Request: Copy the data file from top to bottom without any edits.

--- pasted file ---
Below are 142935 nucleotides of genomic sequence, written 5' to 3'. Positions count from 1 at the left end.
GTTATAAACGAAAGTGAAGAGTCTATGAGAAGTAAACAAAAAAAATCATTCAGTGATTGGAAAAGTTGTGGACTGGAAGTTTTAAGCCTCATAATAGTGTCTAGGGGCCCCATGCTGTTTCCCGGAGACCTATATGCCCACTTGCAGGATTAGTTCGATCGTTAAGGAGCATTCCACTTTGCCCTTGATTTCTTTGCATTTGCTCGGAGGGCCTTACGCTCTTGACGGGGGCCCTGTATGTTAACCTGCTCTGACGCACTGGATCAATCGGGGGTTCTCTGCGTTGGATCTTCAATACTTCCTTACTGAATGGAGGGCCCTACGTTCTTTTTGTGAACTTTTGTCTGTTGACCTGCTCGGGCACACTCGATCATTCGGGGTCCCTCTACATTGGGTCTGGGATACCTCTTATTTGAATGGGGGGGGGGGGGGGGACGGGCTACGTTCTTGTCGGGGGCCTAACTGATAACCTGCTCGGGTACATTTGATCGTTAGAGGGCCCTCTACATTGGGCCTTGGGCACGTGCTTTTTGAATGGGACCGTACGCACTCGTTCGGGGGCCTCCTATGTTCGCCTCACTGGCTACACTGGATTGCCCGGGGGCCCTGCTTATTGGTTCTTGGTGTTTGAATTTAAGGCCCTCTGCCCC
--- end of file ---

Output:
Below are 142935 nucleotides of genomic sequence, written 5' to 3'. Positions count from 1 at the left end.
GTTATAAACGAAAGTGAAGAGTCTATGAGAAGTAAACAAAAAAAATCATTCAGTGATTGGAAAAGTTGTGGACTGGAAGTTTTAAGCCTCATAATAGTGTCTAGGGGCCCCATGCTGTTTCCCGGAGACCTATATGCCCACTTGCAGGATTAGTTCGATCGTTAAGGAGCATTCCACTTTGCCCTTGATTTCTTTGCATTTGCTCGGAGGGCCTTACGCTCTTGACGGGGGCCCTGTATGTTAACCTGCTCTGACGCACTGGATCAATCGGGGGTTCTCTGCGTTGGATCTTCAATACTTCCTTACTGAATGGAGGGCCCTACGTTCTTTTTGTGAACTTTTGTCTGTTGACCTGCTCGGGCACACTCGATCATTCGGGGTCCCTCTACATTGGGTCTGGGATACCTCTTATTTGAATGGGGGGGGGGGGGGGGACGGGCTACGTTCTTGTCGGGGGCCTAACTGATAACCTGCTCGGGTACATTTGATCGTTAGAGGGCCCTCTACATTGGGCCTTGGGCACGTGCTTTTTGAATGGGACCGTACGCACTCGTTCGGGGGCCTCCTATGTTCGCCTCACTGGCTACACTGGATTGCCCGGGGGCCCTGCTTATTGGTTCTTGGTGTTTGAATTTAAGGCCCTCTGCCCC